I've been thinking alot about building bipoles lately. Build a very slim cabinet that's just wide enough for the driver to mount nicely and just deep enough to mount two, facing in opposite directions, with their magnets pressed together (likely with felt or something else between to prevent any rattle). Sorta like isobaric, but I've never really understood that config very well (I mean, what's up with having the driver's good radiating surface inside the box? maybe I'll figure it out eventually).
Anyway, building a bipole should (I say should since I haven't done it yet to see myself) give you somthing very OB like in a skinny package, remove any need for BSC and give you like a 3-6db efficiency increase so you could easily mate it with a good planar or even a cheap piezo up top.
As for the ribons, well, I don't really like actual ribbon drivers so much (yeah, they sound cool, and I'll take them over cones of any sort and most domes, but not my favorite). I really like planars, though. I can super highly recommend B&G Neo3PDRs from personal experience. They're great in dipole, too (you've got to strip the back cup they come with off, but that's not hard). The PDR variants of the B&G planars do this thing where the higher the frequency, the narrower the radiating area is in use, so as the frequency goes up, they get closer to true ribbon behavior. In use, to me, it just gives it better dispersion than most planars (planars can tend to be a bit directive), but since its still connected to the whole diaphragm, they seem to be alot more restrained where a true ribbon seems to get all nuts on the high end. The Neos also play alot lower than most ribbons if you need them to, so it gives you alot more freedom in your crossover design.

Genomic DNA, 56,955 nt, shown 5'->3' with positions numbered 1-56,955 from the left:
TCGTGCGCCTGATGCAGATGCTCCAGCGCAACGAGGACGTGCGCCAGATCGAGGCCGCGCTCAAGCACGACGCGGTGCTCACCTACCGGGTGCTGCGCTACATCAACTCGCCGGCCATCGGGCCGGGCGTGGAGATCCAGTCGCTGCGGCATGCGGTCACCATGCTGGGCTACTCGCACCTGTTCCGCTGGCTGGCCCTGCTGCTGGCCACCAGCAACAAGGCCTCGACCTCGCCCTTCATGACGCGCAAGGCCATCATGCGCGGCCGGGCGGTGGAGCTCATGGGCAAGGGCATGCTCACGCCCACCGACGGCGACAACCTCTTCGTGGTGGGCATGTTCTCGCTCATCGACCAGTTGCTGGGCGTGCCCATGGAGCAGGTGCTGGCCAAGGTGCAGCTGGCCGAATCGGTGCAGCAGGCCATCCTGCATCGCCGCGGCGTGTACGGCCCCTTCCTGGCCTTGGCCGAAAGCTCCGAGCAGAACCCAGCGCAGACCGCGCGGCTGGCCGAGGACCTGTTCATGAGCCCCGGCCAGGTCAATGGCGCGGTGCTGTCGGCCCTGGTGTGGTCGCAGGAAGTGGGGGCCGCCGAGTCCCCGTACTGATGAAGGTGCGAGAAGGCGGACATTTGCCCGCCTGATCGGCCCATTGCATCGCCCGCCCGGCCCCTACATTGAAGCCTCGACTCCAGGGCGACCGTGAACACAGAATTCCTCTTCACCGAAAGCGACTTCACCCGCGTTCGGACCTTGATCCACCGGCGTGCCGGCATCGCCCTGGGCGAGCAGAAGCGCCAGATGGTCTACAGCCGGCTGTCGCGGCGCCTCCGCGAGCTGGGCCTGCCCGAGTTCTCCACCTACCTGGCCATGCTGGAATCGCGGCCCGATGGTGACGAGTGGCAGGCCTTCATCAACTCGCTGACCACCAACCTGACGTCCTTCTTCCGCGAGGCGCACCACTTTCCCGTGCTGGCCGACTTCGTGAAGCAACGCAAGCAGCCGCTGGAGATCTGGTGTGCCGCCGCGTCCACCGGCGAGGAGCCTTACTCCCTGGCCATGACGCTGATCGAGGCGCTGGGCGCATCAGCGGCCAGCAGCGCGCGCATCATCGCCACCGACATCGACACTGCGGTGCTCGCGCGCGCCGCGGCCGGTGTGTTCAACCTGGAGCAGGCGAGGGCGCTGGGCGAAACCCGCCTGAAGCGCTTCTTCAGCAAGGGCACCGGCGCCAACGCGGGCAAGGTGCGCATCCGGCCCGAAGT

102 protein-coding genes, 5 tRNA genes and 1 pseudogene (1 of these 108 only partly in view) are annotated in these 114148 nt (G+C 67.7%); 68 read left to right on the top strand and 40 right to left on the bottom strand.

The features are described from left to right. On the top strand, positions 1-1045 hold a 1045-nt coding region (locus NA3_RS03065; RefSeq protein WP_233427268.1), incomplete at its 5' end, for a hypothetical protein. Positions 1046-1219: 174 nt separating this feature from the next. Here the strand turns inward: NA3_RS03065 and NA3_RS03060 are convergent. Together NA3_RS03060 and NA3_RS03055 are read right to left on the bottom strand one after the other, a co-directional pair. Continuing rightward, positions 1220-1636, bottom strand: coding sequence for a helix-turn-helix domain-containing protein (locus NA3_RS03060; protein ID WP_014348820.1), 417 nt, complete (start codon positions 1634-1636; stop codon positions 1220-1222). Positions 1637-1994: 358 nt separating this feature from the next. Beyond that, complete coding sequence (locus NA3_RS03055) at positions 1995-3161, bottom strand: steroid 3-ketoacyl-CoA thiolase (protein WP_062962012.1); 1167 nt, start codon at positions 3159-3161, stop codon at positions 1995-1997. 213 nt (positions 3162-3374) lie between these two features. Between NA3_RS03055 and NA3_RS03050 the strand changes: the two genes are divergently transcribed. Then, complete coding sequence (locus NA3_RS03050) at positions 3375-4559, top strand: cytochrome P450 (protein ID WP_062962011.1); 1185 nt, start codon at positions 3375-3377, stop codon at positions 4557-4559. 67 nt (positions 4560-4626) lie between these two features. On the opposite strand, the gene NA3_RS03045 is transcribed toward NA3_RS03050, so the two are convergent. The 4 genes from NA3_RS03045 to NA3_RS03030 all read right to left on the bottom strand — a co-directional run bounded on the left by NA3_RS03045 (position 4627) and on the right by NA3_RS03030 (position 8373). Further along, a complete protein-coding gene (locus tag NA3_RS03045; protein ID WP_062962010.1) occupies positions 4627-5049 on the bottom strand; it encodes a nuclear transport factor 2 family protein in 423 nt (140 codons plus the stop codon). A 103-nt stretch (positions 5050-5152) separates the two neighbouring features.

So, I guess I'm saying, build a sealed'n'stuffed skiny bipole for your Audax (put the 7.5"ers up front and build surrounds out of the 6"ers, maybe?) and then just extend the front baffle up 5"-6" above the top of the box and mount Neo3PDRs in dipole (you can buy faceplates for them for like $5-$6 a pair; they come in surface and flush mount; I've used the surface mount ones in various configs with no issues at all, though it seems more high end to try to flush mount them). Most of the smaller Audax woofers I've seen specs on seem to be pretty well behaved through most of the spectrum, so you could start crossing them out at 2kHz or even maybe closer to 4kHz.
Regardless, Audax drivers tend to be pretty nice, so I'd be interested to see what you come up with for them.
What you're describing is very similar to a U-Baffle.
If you look at the polar response of a simple open baffle it will have a figure 8 radiation pattern at low frequencies.. If you look at a U-Baffle it will radiate in a cardiod fashion..
Pure open-baffles are just flat surfaces, what you're trying to build is a "compact open baffle" or a "folded baffle" ... There are already several designs for folded baffles that optimize surface area for a given space..
Try searching for the following terms:
W-Baffle / W-Frame
H-Baffle / H-Frame
U-Baffle / U-Frame
45cm is perfectly alright for 200 Hz. But if an even response is desired you go better with high Qts. Here starts the problem: Hard to find such a midranger. Are you sure you don`t want to go fullrange?